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  1. Prospective study of alcohol consumption patterns in relation to symptomatic gallstone disease in men.

    Article - En anglais

    Although the association between alcohol intake and gallstone disease has been characterized previously, the relation between alcohol consumption patterns, specific types of alcoholic beverages, and risk for cholelithiasis has not been addressed systematically.

    These issues were examined prospectively in a cohort of men who were free from symptomatic gallstone disease in 1986 and were followed to 1996.

    During follow-up, 2.4% of the men reported newly symptomatic gallstones that were diagnosed by ultrasonography or x-ray, or a cholecystectomy.

    After adjusting for other known or suspected risk factors, an increase in the amount of alcohol consumed was associated with a decreased risk of symptomatic gallstone disease.

    An increase in frequency of alcohol consumption also was related to decreased risk.

    Combining the reports of quantity and frequency of alcohol intake, a consumption pattern that reflected frequent intake (5-7 days/week) of any given amount of alcohol was associated with a decreased risk, as compared with nondrinkers.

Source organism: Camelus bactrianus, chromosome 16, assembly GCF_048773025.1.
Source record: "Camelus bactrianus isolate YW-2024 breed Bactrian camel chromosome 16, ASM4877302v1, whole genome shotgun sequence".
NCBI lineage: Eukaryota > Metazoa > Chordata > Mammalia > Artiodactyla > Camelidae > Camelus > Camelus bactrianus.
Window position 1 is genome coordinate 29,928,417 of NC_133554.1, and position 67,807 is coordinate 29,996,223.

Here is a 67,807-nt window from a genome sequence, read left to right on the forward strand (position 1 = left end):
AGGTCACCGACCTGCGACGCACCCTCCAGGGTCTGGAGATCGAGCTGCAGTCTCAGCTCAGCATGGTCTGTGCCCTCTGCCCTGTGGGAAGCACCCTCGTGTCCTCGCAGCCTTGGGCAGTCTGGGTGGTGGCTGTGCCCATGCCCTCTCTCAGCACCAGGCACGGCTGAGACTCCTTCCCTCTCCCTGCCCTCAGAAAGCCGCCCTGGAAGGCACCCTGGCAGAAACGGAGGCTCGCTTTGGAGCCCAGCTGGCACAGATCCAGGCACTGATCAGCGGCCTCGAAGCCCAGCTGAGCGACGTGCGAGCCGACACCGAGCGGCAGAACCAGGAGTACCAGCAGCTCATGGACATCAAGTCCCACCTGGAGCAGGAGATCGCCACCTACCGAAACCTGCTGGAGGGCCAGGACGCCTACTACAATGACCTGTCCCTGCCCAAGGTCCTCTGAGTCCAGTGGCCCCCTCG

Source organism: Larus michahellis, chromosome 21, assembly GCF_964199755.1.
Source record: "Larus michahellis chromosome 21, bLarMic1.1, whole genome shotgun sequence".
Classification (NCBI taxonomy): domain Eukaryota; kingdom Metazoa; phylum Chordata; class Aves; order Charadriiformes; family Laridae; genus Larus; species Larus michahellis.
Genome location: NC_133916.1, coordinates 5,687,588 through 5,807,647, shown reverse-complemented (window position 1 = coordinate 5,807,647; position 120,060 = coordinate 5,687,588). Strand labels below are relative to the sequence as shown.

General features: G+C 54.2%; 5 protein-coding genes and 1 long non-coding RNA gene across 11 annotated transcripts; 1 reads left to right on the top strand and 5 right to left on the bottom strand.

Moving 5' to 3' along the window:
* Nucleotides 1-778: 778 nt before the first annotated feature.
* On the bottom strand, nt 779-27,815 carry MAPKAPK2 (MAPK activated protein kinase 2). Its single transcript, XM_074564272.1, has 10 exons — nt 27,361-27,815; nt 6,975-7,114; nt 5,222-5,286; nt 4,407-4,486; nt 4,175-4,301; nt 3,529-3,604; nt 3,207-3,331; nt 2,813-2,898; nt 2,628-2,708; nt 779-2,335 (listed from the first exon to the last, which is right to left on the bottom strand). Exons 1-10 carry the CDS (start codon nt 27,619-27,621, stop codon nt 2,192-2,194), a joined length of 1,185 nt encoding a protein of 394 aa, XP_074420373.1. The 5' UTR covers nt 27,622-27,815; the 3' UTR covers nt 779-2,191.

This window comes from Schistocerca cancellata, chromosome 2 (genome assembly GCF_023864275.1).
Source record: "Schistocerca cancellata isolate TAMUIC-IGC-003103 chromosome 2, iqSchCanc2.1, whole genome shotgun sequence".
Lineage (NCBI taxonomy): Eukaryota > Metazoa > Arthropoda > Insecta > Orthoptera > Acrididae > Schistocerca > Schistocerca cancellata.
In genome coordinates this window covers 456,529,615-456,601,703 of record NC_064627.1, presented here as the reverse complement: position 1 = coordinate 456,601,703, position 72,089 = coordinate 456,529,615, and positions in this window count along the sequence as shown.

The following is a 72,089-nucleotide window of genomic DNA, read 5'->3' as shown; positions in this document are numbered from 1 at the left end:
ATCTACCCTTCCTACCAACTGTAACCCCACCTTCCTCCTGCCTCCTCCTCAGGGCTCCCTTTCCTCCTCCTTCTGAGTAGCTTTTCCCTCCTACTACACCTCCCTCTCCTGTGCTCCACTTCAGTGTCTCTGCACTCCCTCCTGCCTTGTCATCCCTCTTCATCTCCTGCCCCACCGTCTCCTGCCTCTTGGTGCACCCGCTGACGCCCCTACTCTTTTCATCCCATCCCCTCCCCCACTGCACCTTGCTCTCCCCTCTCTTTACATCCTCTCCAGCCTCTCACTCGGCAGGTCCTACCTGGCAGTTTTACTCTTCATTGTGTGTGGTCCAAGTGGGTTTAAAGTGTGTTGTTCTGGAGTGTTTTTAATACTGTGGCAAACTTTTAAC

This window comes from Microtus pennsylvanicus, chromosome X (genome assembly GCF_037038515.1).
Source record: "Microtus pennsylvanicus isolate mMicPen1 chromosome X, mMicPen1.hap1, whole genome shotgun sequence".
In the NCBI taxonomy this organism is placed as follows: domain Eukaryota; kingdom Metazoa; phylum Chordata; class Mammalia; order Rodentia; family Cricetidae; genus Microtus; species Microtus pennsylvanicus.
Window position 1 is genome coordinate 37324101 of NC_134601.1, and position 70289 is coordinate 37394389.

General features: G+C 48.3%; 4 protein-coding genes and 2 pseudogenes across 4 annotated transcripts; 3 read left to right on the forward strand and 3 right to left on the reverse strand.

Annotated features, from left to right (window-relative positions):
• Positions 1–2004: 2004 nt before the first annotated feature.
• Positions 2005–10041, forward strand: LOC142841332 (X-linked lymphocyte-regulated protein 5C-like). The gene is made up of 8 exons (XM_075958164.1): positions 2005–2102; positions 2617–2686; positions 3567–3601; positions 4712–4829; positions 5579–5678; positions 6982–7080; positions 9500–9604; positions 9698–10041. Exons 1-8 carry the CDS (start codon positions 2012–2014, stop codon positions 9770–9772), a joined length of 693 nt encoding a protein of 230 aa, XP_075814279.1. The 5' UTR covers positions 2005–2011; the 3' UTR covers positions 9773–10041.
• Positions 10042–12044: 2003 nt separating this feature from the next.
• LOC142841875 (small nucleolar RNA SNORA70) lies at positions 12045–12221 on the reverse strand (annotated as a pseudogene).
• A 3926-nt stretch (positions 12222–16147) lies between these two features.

In contrast, infrequent alcohol intake (1-2 days/week) showed no significant association with risk.

    All alcoholic beverage types were inversely associated with risk of symptomatic gallstone disease, independent of patterns of consumption.

    These results suggest that frequent, moderate intake of alcohol decreases the risk for symptomatic gallstone disease, in contrast to infrequent or episodic alcohol intake. (...)

    Mots-clés Pascal : Ethanol, Consommation, Activité biologique, Calcul biliaire, Voie biliaire pathologie, Appareil digestif pathologie, Homme, Prévention, Boisson alcoolisée, Mâle, Etats Unis, Amérique du Nord, Amérique, Epidémiologie

    Mots-clés Pascal anglais : Ethanol, Consumption, Biological activity, Biliary stone, Biliary tract disease, Digestive diseases, Human, Prevention, Alcoholic beverage, Male, United States, North America, America, Epidemiology

    Logo du centre Notice produite par :
    Inist-CNRS - Institut de l'Information Scientifique et Technique

    Cote : 99-0329666

    Code Inist : 002B03F. Création : 16/11/1999.